A part made from 3″ (7.6 cm) thick mild steel
The above left part is made from very thick steel on a waterjet and took about one and a half hours to make. Typically, a part like this will take between one and a half and four hours to machine, depending on the particular machine setup used. The tolerance is quite good for the first two inches, but the bottom inch has some visible loss of tolerance.
On the right you can see the block from which that part (and several others) has been cut. Note how closely together the parts can be placed, making maximum use of the material without compromising part integrity.
Multiple cutting heads can increase productivity on long production runs (Photo courtesy of OMAX Corporation)
To run multiple heads you need either double the pump output by using a really big pump, use two or more pumps, or run smaller nozzles. Each strategy has its advantages and disadvantages in terms of cost, reliability and cutting speed. Multiple nozzles is one way to compete with high-production work on thin materials that might otherwise be done with a laser.
Gears, racks, and sprockets machined from various materials with a waterjet
For many gear applications, the tolerances are adequate, but for ultra-high precision gears you can still use the waterjet to cut the majority of the job, then finish on a gear making machine. This saves time and tool wear on the gear making machine
Quartz glass dragon demonstrating the extreme level of detail that can be done for glass work (
This spring was cut from 1/4″ (6mm) plate glass
A tiny waterjet part made with a mini-nozzle
An OMAX 2652 JetMachining® center
In the above picture, you can see all the major parts of a waterjet. In the enclosure on the bottom left is the high-pressure water pump. The box with the black front on top the water pump contains the computer used to control the waterjet machine–it turns on the water pump, controls the abrasive flow, and controls the position and speed of the nozzle head.
The largest part of the machine is the machining table, with the catcher tank which collects the water and abrasive. The two large black cylinders above the tank are the X and Y axes along which the nozzle moves. (There axes are covered with black bellows that protect the precision positioning gears of the axes from dirt, grime, and spent abrasive.) The clear round cylinder in the center is filled with reddish garnet abrasive that flows through a small tube down to the nozzle.
A CAD program display: OMAX Layout for Windows
The Layout CAD software creates tool paths to be machined with abrasive waterjets and pure waterjets. The basic process of creating a tool path involves drawing the part (or importing from another CAD via DXF or other file type), then drawing leads and traverse lines (or letting the computer do so for you automatically, then saving as a tool path file to run on the machine. Carl Olsen has been heavily involved in the design and creation of the Layout software since the early 1990’s.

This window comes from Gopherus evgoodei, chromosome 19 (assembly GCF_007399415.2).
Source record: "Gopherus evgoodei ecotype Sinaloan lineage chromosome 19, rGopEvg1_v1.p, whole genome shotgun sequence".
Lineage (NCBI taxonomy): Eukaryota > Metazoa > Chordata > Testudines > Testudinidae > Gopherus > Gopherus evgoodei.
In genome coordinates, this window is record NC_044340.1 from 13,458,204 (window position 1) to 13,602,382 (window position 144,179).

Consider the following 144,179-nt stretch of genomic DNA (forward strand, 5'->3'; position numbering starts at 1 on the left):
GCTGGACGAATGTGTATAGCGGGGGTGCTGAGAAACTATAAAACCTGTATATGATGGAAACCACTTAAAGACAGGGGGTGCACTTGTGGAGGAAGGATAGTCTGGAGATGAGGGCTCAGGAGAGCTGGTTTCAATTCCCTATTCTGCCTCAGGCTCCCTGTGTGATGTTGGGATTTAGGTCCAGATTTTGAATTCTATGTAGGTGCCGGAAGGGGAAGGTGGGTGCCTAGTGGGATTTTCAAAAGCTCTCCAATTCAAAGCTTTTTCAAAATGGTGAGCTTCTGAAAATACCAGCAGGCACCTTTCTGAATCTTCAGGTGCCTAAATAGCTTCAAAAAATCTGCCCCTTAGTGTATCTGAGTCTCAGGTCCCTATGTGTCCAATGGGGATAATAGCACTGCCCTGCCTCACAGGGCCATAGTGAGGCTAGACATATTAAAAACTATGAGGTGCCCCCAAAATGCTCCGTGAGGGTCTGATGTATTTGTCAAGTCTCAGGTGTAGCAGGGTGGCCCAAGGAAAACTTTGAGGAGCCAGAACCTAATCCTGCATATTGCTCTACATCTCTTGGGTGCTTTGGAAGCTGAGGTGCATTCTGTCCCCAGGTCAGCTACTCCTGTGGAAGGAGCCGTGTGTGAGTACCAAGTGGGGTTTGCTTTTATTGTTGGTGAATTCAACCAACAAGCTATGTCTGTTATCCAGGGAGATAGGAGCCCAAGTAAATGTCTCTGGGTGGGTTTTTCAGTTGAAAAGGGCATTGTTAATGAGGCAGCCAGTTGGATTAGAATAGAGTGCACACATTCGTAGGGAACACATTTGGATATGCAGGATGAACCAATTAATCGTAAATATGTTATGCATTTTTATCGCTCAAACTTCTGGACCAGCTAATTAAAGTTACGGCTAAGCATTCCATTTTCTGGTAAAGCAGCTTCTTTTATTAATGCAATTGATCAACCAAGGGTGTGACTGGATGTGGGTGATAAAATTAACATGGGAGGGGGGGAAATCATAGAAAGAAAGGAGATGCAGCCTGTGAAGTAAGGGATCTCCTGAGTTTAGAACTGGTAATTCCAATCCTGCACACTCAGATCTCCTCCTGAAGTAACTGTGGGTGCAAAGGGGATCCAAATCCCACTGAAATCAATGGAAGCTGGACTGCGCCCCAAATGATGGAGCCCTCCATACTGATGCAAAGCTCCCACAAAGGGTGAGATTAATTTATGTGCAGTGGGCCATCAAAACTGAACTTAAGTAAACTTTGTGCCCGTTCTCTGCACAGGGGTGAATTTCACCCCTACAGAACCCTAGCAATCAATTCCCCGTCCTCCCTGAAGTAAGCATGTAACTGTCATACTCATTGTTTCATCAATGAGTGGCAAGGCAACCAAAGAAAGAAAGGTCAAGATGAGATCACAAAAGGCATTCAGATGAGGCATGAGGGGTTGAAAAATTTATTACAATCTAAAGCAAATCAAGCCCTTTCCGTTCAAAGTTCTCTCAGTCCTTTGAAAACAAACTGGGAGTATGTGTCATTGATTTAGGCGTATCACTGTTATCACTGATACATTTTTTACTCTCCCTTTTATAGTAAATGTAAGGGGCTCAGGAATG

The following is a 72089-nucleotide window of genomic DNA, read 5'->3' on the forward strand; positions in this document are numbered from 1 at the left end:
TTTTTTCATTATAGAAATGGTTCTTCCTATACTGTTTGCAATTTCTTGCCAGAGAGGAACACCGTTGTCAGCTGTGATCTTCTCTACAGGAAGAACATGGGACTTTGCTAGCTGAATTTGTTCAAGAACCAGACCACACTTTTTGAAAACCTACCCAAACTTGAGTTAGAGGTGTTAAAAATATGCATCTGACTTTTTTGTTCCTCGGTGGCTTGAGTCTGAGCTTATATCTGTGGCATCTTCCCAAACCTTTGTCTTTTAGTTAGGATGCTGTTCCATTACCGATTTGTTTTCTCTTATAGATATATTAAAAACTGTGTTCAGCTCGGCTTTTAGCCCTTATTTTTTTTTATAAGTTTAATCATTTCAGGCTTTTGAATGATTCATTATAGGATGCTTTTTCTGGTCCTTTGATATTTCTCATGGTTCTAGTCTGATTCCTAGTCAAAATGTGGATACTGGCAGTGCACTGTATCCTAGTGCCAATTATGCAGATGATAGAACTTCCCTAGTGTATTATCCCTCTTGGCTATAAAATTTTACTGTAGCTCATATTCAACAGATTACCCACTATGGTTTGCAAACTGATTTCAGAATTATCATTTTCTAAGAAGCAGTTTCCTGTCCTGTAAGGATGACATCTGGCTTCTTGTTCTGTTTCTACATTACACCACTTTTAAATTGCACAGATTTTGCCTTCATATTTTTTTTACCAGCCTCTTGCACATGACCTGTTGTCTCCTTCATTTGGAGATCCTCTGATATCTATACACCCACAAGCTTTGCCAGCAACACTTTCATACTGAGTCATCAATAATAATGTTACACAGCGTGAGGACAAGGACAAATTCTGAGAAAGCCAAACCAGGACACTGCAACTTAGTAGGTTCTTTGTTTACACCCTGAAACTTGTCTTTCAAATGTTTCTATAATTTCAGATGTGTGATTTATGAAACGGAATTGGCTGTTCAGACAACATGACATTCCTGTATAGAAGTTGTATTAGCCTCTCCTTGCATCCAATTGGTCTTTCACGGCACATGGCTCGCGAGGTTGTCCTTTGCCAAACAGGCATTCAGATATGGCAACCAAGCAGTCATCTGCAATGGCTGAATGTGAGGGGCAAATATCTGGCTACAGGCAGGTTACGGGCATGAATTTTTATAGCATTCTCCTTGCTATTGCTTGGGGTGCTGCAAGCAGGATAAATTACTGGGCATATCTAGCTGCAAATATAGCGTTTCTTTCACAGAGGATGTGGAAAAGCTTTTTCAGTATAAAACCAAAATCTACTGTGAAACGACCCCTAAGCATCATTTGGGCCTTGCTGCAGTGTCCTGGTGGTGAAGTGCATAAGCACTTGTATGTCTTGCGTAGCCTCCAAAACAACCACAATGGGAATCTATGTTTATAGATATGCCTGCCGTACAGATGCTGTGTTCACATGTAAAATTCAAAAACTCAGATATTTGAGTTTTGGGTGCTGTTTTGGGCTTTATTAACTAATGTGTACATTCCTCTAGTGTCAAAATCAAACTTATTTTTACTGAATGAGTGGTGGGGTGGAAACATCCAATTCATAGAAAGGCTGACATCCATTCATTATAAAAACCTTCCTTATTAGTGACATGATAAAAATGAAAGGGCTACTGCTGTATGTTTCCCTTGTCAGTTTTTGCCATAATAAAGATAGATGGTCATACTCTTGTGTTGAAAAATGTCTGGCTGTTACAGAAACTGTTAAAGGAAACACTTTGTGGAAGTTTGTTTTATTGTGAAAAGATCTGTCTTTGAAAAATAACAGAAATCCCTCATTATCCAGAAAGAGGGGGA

The screenshot above shows the “Gear” command used to creating gears and racks. Most of the gear pictures in this section were programmed with this CAD program.
OMAX Layout for Windows showing the “Image tracing” command and a pop-up window for automatic tool path creation
Layout contains both manual and automatic image tracing features. The manual features are most useful for reverse engineering scanned parts, or doing other operations where the highest precision is required, while the automatic mode makes converting detailed artworks relatively easy. (Image of the Vashon Island / Tacoma / Seattle area of Washington State (USA) courtesy of NASA.)
OMAX Make for Windows
The Make software directly controls the waterjet machine, by turning on the high-pressure water pump, controlling the flow of abrasive, and controlling the movement of the waterjet nozzle at a precision of 2000 points per inch (800 points per cm). In the above picture you can see a video image of a part on the machine that is being referenced optically for secondary machining.
OMAX Make for Windows showing a preview of the cutting speeds
The different colors shown in the preview indicate the speed of the nozzle, where yellow is fastest and blue is slower. This feedback can be used to optimize the tool path when designing a part that will be made many thousands of times.
If you have pictures you would like to share about something you made on a waterjet, send them by with a short description of what it is, what it is made of, and any notes on how it was made.
A 10 foot tall sculpture of a palm tree made from 1/8″ aluminum.
A custom waffle iron made from etched titanium. Required precision cutting and no room for error!
Xbox® case cutting
What happens when you use a waterjet on an Xbox case? Look at various logos and figures cut out of an Xbox.
Wooden electric guitar
Watch as a waterjet cuts out the pieces to make an electric guitar from wood.
Techniques for working with brittle materials, such as granite and marble.
When cutting laminated materials with a waterjet, you need to use some techniques to keep the water from getting between the layers and ruining the material.
A discussion about how to cut glass with a waterjet to minimize broken and chipped parts.